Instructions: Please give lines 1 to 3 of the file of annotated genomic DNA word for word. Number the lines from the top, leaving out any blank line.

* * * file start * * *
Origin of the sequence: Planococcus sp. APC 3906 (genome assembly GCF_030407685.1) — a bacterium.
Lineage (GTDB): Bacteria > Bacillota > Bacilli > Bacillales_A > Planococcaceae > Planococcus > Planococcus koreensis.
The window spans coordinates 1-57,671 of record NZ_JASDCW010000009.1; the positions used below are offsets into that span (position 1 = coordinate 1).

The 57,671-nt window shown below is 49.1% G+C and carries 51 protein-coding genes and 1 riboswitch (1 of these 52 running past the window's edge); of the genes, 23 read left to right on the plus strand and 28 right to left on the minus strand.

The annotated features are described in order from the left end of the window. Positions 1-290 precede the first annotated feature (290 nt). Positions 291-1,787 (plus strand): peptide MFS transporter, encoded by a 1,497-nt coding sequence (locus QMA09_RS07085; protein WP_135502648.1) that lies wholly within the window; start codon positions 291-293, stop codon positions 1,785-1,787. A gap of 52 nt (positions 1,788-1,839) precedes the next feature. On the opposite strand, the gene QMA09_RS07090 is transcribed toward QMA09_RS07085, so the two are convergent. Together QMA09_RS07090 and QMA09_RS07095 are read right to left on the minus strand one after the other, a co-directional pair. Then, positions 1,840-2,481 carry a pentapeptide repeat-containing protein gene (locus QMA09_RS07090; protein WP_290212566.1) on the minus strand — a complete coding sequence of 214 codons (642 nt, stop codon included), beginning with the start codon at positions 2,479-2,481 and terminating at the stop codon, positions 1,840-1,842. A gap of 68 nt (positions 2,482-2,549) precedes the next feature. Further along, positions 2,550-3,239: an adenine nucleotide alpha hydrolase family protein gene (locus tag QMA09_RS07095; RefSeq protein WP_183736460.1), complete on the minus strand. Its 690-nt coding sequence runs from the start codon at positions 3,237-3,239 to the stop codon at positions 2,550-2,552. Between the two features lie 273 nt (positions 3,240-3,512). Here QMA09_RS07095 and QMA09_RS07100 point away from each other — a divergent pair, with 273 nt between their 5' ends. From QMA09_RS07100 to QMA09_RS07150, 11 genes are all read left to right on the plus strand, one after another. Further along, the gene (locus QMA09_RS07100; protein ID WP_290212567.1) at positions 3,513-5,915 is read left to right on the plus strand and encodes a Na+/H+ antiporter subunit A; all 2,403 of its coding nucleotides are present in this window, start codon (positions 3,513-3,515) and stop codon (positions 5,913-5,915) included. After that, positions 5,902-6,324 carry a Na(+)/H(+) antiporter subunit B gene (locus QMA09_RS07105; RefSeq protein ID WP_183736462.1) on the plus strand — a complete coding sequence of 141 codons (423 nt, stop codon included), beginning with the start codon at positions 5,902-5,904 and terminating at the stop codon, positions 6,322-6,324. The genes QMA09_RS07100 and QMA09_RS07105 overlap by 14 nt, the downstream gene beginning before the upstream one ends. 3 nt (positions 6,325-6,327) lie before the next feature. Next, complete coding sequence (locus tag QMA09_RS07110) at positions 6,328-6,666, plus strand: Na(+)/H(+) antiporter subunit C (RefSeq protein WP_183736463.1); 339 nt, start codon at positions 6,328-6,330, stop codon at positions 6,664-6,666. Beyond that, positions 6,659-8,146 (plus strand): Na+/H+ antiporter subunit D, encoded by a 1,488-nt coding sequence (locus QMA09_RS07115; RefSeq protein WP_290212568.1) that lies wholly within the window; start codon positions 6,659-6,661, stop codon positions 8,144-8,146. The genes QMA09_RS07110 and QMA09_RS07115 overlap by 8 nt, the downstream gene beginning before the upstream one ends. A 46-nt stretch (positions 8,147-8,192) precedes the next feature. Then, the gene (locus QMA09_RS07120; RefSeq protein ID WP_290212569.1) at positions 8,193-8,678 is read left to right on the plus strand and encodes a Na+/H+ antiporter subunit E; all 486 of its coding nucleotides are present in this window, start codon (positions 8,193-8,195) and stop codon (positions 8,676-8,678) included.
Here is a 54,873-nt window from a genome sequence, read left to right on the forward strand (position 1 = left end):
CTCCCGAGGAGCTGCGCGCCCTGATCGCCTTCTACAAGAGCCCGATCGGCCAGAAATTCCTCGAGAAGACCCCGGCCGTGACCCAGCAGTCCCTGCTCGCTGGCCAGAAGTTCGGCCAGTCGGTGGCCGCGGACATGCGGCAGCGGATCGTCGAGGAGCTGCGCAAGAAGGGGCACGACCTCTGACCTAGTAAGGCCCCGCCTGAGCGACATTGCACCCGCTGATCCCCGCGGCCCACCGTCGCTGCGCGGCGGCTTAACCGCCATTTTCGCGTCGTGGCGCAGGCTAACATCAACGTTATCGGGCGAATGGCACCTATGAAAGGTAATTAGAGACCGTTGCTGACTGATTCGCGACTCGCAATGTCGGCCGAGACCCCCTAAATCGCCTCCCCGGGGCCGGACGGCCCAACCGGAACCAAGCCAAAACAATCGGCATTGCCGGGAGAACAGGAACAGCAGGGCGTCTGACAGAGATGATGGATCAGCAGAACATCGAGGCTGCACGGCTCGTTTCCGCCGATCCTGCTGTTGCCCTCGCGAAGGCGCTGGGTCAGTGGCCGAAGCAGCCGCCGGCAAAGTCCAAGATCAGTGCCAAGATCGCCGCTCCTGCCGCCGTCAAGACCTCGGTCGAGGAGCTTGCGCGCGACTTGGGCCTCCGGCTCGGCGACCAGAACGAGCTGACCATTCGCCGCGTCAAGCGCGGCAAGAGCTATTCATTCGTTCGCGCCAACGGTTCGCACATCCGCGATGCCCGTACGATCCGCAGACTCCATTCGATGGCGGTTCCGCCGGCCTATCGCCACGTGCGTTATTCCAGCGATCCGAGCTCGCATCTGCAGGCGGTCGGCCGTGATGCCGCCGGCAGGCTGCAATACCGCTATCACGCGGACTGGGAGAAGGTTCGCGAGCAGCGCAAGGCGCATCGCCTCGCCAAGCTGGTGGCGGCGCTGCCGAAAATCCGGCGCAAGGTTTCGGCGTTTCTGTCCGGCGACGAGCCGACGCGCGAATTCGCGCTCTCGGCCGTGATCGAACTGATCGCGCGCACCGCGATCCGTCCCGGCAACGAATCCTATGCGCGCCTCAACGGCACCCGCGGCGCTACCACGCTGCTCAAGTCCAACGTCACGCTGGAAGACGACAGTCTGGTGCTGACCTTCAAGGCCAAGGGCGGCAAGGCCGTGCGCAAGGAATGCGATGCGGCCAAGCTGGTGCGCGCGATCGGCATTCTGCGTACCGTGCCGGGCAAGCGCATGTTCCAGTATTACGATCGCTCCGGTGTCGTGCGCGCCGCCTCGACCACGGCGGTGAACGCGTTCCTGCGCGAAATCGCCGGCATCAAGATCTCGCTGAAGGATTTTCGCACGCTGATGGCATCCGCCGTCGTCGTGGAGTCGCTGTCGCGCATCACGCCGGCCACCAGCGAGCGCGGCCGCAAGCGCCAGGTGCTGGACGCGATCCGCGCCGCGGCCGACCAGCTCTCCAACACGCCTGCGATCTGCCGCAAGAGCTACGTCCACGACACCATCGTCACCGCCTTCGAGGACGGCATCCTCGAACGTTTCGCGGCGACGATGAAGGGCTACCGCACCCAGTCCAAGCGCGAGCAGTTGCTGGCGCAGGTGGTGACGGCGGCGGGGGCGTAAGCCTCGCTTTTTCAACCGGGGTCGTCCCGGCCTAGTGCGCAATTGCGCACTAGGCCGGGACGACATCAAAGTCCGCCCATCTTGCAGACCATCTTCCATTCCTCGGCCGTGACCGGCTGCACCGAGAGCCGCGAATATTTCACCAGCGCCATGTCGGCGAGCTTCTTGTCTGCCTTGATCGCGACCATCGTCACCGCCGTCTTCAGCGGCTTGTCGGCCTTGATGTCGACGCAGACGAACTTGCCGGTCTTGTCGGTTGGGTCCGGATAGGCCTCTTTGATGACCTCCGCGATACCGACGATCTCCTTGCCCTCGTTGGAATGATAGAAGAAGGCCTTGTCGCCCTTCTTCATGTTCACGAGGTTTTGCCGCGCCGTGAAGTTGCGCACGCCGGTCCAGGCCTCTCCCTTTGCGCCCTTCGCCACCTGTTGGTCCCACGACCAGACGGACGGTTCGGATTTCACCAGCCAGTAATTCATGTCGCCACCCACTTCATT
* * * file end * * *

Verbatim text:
Origin of the sequence: Planococcus sp. APC 3906 (genome assembly GCF_030407685.1) — a bacterium.
Lineage (GTDB): Bacteria > Bacillota > Bacilli > Bacillales_A > Planococcaceae > Planococcus > Planococcus koreensis.
The window spans coordinates 1-57,671 of record NZ_JASDCW010000009.1; the positions used below are offsets into that span (position 1 = coordinate 1).